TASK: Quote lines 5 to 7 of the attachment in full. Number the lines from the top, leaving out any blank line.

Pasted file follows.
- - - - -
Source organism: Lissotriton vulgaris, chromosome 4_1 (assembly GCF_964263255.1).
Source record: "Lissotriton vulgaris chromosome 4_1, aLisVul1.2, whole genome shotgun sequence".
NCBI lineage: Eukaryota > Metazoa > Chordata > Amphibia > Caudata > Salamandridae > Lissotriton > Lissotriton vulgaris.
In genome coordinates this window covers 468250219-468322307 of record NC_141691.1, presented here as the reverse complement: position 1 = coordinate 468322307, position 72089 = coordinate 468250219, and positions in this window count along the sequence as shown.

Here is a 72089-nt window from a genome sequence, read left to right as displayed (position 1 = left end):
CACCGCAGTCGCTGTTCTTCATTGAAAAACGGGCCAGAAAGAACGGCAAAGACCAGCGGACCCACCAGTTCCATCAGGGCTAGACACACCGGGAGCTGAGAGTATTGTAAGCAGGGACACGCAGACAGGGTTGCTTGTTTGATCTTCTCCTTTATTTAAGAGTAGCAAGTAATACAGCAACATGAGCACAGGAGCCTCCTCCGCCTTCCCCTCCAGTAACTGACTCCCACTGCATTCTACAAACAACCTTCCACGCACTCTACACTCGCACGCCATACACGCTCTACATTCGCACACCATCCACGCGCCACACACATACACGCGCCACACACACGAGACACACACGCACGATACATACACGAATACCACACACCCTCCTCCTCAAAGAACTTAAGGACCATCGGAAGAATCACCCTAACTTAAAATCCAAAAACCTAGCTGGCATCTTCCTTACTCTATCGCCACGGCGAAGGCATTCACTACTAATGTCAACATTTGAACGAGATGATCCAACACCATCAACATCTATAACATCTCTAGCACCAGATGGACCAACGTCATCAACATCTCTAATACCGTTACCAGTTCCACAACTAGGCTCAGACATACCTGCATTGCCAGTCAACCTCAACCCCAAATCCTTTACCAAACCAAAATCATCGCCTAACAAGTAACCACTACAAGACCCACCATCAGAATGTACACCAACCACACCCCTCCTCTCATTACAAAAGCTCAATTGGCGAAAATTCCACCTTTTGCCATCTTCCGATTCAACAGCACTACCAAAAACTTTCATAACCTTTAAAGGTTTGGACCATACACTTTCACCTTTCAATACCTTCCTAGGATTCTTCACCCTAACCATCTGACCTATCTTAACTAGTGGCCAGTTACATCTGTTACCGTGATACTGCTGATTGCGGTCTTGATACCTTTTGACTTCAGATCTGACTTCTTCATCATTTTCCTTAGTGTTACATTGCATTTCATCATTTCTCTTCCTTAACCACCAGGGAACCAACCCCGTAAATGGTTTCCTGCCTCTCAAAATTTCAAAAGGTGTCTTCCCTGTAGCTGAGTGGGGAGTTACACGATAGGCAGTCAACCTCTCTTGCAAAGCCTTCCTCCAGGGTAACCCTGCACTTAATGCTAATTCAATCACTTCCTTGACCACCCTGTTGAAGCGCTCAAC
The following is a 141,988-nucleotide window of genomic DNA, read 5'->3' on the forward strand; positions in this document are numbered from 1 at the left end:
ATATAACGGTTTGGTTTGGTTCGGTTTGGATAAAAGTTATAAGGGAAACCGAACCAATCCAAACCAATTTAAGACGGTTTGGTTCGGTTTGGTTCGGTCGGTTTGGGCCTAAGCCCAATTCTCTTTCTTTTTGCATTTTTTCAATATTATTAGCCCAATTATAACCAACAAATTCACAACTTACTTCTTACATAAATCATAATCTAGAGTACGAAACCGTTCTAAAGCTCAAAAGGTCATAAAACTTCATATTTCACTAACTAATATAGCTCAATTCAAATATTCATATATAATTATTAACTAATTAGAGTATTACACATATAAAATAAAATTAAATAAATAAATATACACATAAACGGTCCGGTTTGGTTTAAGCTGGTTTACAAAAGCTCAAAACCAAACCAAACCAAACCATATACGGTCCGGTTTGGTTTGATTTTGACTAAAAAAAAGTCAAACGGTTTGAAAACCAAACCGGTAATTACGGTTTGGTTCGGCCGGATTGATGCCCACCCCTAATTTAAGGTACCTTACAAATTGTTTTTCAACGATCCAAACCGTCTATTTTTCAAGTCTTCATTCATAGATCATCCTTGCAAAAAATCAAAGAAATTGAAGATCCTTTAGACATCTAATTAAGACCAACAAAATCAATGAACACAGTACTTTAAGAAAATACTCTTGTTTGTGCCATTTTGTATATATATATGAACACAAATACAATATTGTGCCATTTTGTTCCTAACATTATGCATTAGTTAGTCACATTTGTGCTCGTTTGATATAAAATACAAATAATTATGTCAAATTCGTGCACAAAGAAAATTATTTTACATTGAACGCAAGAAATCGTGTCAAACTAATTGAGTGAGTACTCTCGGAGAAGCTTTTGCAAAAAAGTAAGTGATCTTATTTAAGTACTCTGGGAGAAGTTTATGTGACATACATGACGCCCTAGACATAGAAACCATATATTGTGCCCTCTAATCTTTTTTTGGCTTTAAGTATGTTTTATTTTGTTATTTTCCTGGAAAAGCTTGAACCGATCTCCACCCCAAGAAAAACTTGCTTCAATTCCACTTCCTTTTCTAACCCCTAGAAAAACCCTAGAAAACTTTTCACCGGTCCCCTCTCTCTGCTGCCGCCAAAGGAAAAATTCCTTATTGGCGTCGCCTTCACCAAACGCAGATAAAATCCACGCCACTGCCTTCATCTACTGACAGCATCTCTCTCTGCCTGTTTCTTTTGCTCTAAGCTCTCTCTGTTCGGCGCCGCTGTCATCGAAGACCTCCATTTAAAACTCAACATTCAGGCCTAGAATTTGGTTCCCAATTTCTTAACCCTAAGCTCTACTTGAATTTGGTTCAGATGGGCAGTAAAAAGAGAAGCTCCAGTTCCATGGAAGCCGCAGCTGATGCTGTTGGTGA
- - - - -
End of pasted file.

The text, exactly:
Here is a 72089-nt window from a genome sequence, read left to right as displayed (position 1 = left end):
CACCGCAGTCGCTGTTCTTCATTGAAAAACGGGCCAGAAAGAACGGCAAAGACCAGCGGACCCACCAGTTCCATCAGGGCTAGACACACCGGGAGCTGAGAGTATTGTAAGCAGGGACACGCAGACAGGGTTGCTTGTTTGATCTTCTCCTTTATTTAAGAGTAGCAAGTAATACAGCAACATGAGCACAGGAGCCTCCTCCGCCTTCCCCTCCAGTAACTGACTCCCACTGCATTCTACAAACAACCTTCCACGCACTCTACACTCGCACGCCATACACGCTCTACATTCGCACACCATCCACGCGCCACACACATACACGCGCCACACACACGAGACACACACGCACGATACATACACGAATACCACACACCCTCCTCCTCAAAGAACTTAAGGACCATCGGAAGAATCACCCTAACTTAAAATCCAAAAACCTAGCTGGCATCTTCCTTACTCTATCGCCACGGCGAAGGCATTCACTACTAATGTCAACATTTGAACGAGATGATCCAACACCATCAACATCTATAACATCTCTAGCACCAGATGGACCAACGTCATCAACATCTCTAATACCGTTACCAGTTCCACAACTAGGCTCAGACATACCTGCATTGCCAGTCAACCTCAACCCCAAATCCTTTACCAAACCAAAATCATCGCCTAACAAGTAACCACTACAAGACCCACCATCAGAATGTACACCAACCACACCCCTCCTCTCATTACAAAAGCTCAATTGGCGAAAATTCCACCTTTTGCCATCTTCCGATTCAACAGCACTACCAAAAACTTTCATAACCTTTAAAGGTTTGGACCATACACTTTCACCTTTCAATACCTTCCTAGGATTCTTCACCCTAACCATCTGACCTATCTTAACTAGTGGCCAGTTACATCTGTTACCGTGATACTGCTGATTGCGGTCTTGATACCTTTTGACTTCAGATCTGACTTCTTCATCATTTTCCTTAGTGTTACATTGCATTTCATCATTTCTCTTCCTTAACCACCAGGGAACCAACCCCGTAAATGGTTTCCTGCCTCTCAAAATTTCAAAAGGTGTCTTCCCTGTAGCTGAGTGGGGAGTTACACGATAGGCAGTCAACCTCTCTTGCAAAGCCTTCCTCCAGGGTAACCCTGCACTTAATGCTAATTCAATCACTTCCTTGACCACCCTGTTGAAGCGCTCAAC
The following is a 141,988-nucleotide window of genomic DNA, read 5'->3' on the forward strand; positions in this document are numbered from 1 at the left end: